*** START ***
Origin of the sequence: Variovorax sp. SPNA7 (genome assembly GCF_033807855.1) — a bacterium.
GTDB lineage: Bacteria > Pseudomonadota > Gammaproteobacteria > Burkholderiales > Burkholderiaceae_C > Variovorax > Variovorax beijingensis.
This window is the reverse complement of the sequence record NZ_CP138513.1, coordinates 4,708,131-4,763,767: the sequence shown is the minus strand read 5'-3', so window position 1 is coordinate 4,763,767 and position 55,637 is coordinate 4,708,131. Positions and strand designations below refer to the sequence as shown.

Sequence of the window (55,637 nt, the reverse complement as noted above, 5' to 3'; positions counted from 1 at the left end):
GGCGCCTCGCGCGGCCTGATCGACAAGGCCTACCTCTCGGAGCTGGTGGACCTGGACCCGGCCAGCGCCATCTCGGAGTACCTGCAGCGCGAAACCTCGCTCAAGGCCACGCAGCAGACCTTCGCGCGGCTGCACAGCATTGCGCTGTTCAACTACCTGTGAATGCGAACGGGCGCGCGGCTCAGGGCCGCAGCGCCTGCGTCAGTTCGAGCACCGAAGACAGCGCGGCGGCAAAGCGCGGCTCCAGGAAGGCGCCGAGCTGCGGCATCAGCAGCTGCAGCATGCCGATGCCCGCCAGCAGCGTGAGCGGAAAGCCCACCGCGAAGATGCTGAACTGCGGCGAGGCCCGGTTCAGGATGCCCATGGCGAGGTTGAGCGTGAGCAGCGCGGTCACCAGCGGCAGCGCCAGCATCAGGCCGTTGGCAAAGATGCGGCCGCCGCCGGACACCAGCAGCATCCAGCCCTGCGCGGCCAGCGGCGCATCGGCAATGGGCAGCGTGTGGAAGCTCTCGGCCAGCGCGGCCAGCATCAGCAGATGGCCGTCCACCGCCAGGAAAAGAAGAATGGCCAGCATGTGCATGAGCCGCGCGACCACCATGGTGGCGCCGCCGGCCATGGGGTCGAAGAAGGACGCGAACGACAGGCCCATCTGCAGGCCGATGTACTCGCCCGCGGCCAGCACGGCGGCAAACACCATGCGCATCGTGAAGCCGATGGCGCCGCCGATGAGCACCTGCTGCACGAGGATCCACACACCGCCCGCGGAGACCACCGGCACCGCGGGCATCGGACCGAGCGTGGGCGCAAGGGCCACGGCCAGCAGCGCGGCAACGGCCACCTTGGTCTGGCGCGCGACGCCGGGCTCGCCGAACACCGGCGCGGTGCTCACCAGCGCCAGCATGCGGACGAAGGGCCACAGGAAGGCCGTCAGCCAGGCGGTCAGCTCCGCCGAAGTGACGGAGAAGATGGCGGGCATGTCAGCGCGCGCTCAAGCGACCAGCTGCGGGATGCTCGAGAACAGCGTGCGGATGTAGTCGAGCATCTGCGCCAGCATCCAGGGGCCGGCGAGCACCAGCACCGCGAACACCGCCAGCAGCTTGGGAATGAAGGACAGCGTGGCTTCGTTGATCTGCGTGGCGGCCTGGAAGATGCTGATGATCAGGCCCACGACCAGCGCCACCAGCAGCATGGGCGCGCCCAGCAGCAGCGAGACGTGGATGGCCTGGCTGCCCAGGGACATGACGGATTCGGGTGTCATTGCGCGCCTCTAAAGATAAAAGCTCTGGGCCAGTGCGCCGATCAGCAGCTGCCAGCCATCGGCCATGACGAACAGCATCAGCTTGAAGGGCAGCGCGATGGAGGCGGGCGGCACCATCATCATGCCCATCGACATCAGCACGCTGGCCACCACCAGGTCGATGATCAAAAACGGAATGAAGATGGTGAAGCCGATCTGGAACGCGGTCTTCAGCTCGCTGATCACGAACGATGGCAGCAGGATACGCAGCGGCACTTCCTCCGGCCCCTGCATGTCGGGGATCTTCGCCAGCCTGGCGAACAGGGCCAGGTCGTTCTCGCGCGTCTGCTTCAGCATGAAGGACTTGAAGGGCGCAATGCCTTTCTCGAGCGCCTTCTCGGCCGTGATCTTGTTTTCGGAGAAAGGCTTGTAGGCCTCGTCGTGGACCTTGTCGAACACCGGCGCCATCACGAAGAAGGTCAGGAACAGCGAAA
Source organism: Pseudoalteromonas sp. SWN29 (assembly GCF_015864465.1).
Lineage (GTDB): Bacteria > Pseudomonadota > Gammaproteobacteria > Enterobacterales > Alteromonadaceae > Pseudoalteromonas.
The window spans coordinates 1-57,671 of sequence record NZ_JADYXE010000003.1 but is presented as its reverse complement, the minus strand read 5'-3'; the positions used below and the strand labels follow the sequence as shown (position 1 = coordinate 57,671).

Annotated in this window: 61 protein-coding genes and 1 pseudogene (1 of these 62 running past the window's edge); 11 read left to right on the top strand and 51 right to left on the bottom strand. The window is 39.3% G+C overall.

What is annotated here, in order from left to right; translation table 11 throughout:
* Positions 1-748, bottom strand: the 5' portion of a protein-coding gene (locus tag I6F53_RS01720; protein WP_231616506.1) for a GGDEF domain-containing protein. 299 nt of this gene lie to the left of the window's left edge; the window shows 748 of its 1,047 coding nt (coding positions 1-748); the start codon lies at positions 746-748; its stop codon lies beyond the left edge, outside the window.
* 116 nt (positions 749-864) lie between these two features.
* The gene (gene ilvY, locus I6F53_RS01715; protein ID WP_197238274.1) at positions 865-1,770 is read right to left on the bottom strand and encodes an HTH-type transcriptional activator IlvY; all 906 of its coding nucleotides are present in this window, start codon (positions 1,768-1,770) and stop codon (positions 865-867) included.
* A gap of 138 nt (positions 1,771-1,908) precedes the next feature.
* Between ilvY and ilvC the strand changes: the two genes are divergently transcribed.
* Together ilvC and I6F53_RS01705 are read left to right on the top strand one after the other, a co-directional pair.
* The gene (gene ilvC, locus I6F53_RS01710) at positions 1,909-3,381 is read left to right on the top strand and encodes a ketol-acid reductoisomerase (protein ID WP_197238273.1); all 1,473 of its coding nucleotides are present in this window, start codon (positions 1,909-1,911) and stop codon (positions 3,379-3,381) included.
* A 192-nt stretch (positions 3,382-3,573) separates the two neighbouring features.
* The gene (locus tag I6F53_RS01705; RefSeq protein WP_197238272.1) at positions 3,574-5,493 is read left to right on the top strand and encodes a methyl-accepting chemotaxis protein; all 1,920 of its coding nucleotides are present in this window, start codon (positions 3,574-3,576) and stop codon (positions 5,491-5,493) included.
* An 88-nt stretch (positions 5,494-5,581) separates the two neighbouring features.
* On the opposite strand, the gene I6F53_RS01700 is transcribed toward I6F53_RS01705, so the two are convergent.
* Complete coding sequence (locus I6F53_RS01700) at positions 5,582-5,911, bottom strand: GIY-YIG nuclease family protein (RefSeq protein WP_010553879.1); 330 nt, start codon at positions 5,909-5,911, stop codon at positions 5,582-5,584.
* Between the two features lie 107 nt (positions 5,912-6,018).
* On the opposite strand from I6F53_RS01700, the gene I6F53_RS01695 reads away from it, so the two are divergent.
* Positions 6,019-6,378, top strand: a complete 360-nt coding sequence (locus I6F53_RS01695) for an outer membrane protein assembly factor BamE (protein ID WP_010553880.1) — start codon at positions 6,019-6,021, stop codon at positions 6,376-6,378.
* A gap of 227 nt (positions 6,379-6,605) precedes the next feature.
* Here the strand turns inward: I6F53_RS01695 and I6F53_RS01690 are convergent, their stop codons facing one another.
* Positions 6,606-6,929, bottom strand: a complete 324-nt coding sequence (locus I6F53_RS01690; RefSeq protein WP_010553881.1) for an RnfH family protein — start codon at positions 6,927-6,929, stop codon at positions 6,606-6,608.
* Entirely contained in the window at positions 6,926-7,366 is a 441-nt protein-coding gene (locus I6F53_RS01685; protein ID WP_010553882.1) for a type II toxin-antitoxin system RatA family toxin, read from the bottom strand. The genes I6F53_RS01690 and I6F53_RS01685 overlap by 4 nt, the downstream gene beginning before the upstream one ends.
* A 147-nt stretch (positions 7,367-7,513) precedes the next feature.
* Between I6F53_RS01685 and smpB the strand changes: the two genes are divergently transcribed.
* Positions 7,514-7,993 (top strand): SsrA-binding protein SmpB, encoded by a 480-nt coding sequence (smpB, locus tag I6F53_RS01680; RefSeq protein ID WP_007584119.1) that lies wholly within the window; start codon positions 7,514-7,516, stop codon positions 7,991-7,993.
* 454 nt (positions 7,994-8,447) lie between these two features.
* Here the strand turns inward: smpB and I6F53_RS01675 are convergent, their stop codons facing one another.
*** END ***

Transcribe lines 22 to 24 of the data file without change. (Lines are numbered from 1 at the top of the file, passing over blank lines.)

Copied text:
* Complete coding sequence (locus I6F53_RS01700) at positions 5,582-5,911, bottom strand: GIY-YIG nuclease family protein (RefSeq protein WP_010553879.1); 330 nt, start codon at positions 5,909-5,911, stop codon at positions 5,582-5,584.
* Between the two features lie 107 nt (positions 5,912-6,018).
* On the opposite strand from I6F53_RS01700, the gene I6F53_RS01695 reads away from it, so the two are divergent.